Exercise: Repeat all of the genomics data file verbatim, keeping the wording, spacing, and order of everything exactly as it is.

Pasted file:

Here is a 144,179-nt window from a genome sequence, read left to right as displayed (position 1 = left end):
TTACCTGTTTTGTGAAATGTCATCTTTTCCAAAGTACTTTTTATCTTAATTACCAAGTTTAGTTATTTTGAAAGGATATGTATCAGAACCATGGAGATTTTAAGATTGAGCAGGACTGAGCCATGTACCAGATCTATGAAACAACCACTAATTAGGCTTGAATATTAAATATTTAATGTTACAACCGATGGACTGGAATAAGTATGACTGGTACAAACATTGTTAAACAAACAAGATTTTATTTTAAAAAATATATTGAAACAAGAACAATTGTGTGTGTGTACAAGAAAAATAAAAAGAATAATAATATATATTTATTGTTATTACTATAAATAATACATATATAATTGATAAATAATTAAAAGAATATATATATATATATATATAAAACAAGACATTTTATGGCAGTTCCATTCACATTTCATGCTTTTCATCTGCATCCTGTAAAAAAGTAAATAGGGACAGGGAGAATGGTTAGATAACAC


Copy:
Here is a 144,179-nt window from a genome sequence, read left to right as displayed (position 1 = left end):
TTACCTGTTTTGTGAAATGTCATCTTTTCCAAAGTACTTTTTATCTTAATTACCAAGTTTAGTTATTTTGAAAGGATATGTATCAGAACCATGGAGATTTTAAGATTGAGCAGGACTGAGCCATGTACCAGATCTATGAAACAACCACTAATTAGGCTTGAATATTAAATATTTAATGTTACAACCGATGGACTGGAATAAGTATGACTGGTACAAACATTGTTAAACAAACAAGATTTTATTTTAAAAAATATATTGAAACAAGAACAATTGTGTGTGTGTACAAGAAAAATAAAAAGAATAATAATATATATTTATTGTTATTACTATAAATAATACATATATAATTGATAAATAATTAAAAGAATATATATATATATATATATAAAACAAGACATTTTATGGCAGTTCCATTCACATTTCATGCTTTTCATCTGCATCCTGTAAAAAAGTAAATAGGGACAGGGAGAATGGTTAGATAACAC